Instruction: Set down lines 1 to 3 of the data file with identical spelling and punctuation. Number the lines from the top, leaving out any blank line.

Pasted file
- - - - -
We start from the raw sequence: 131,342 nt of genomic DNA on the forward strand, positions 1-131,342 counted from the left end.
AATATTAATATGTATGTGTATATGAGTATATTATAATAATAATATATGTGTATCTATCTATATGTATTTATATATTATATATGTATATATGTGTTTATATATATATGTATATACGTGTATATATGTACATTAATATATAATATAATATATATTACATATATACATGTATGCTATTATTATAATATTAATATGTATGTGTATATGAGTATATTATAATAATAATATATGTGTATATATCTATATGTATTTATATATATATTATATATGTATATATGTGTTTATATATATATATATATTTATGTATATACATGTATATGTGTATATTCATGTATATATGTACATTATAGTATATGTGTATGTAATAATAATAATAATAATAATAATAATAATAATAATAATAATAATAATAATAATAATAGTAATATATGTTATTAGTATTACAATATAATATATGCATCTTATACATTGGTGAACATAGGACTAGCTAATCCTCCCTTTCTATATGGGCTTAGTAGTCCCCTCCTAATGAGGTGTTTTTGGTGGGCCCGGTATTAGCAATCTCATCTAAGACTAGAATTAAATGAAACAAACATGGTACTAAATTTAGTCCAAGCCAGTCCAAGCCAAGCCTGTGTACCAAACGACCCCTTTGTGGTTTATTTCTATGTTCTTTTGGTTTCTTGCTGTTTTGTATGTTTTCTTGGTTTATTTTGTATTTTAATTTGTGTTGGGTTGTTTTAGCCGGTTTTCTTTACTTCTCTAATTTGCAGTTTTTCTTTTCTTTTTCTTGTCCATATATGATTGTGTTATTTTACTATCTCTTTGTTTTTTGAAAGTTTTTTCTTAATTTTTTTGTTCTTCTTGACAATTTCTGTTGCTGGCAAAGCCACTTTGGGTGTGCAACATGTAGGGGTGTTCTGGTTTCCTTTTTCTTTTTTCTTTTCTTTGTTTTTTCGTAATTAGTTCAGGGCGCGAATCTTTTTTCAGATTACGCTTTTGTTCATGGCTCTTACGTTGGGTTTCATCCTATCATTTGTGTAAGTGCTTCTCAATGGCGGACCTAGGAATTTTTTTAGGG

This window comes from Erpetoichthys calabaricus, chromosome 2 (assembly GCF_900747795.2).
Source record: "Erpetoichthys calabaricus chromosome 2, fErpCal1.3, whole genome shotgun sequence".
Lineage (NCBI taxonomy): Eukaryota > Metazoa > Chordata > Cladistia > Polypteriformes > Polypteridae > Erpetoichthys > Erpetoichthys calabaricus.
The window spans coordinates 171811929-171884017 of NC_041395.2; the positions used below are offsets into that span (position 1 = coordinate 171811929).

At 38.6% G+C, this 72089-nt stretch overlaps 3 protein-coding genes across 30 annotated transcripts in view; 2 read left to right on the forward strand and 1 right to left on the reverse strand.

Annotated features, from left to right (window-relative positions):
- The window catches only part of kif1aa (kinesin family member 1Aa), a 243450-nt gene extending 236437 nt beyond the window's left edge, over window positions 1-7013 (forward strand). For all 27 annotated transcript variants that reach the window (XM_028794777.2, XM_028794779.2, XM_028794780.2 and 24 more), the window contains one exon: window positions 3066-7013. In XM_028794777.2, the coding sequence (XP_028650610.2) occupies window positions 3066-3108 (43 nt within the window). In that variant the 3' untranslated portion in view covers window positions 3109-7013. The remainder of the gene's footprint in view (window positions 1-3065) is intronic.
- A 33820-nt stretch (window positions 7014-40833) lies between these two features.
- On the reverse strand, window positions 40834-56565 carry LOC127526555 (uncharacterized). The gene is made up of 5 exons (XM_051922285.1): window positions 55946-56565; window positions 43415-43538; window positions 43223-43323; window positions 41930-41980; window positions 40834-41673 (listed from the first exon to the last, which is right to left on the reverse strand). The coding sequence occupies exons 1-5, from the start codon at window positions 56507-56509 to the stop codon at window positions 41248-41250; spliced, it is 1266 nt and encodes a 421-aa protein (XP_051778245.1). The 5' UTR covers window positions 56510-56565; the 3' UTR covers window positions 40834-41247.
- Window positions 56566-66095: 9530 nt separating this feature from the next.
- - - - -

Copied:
We start from the raw sequence: 131,342 nt of genomic DNA on the forward strand, positions 1-131,342 counted from the left end.
AATATTAATATGTATGTGTATATGAGTATATTATAATAATAATATATGTGTATCTATCTATATGTATTTATATATTATATATGTATATATGTGTTTATATATATATGTATATACGTGTATATATGTACATTAATATATAATATAATATATATTACATATATACATGTATGCTATTATTATAATATTAATATGTATGTGTATATGAGTATATTATAATAATAATATATGTGTATATATCTATATGTATTTATATATATATTATATATGTATATATGTGTTTATATATATATATATATTTATGTATATACATGTATATGTGTATATTCATGTATATATGTACATTATAGTATATGTGTATGTAATAATAATAATAATAATAATAATAATAATAATAATAATAATAATAATAATAATAATAGTAATATATGTTATTAGTATTACAATATAATATATGCATCTTATACATTGGTGAACATAGGACTAGCTAATCCTCCCTTTCTATATGGGCTTAGTAGTCCCCTCCTAATGAGGTGTTTTTGGTGGGCCCGGTATTAGCAATCTCATCTAAGACTAGAATTAAATGAAACAAACATGGTACTAAATTTAGTCCAAGCCAGTCCAAGCCAAGCCTGTGTACCAAACGACCCCTTTGTGGTTTATTTCTATGTTCTTTTGGTTTCTTGCTGTTTTGTATGTTTTCTTGGTTTATTTTGTATTTTAATTTGTGTTGGGTTGTTTTAGCCGGTTTTCTTTACTTCTCTAATTTGCAGTTTTTCTTTTCTTTTTCTTGTCCATATATGATTGTGTTATTTTACTATCTCTTTGTTTTTTGAAAGTTTTTTCTTAATTTTTTTGTTCTTCTTGACAATTTCTGTTGCTGGCAAAGCCACTTTGGGTGTGCAACATGTAGGGGTGTTCTGGTTTCCTTTTTCTTTTTTCTTTTCTTTGTTTTTTCGTAATTAGTTCAGGGCGCGAATCTTTTTTCAGATTACGCTTTTGTTCATGGCTCTTACGTTGGGTTTCATCCTATCATTTGTGTAAGTGCTTCTCAATGGCGGACCTAGGAATTTTTTTAGGG

This window comes from Erpetoichthys calabaricus, chromosome 2 (assembly GCF_900747795.2).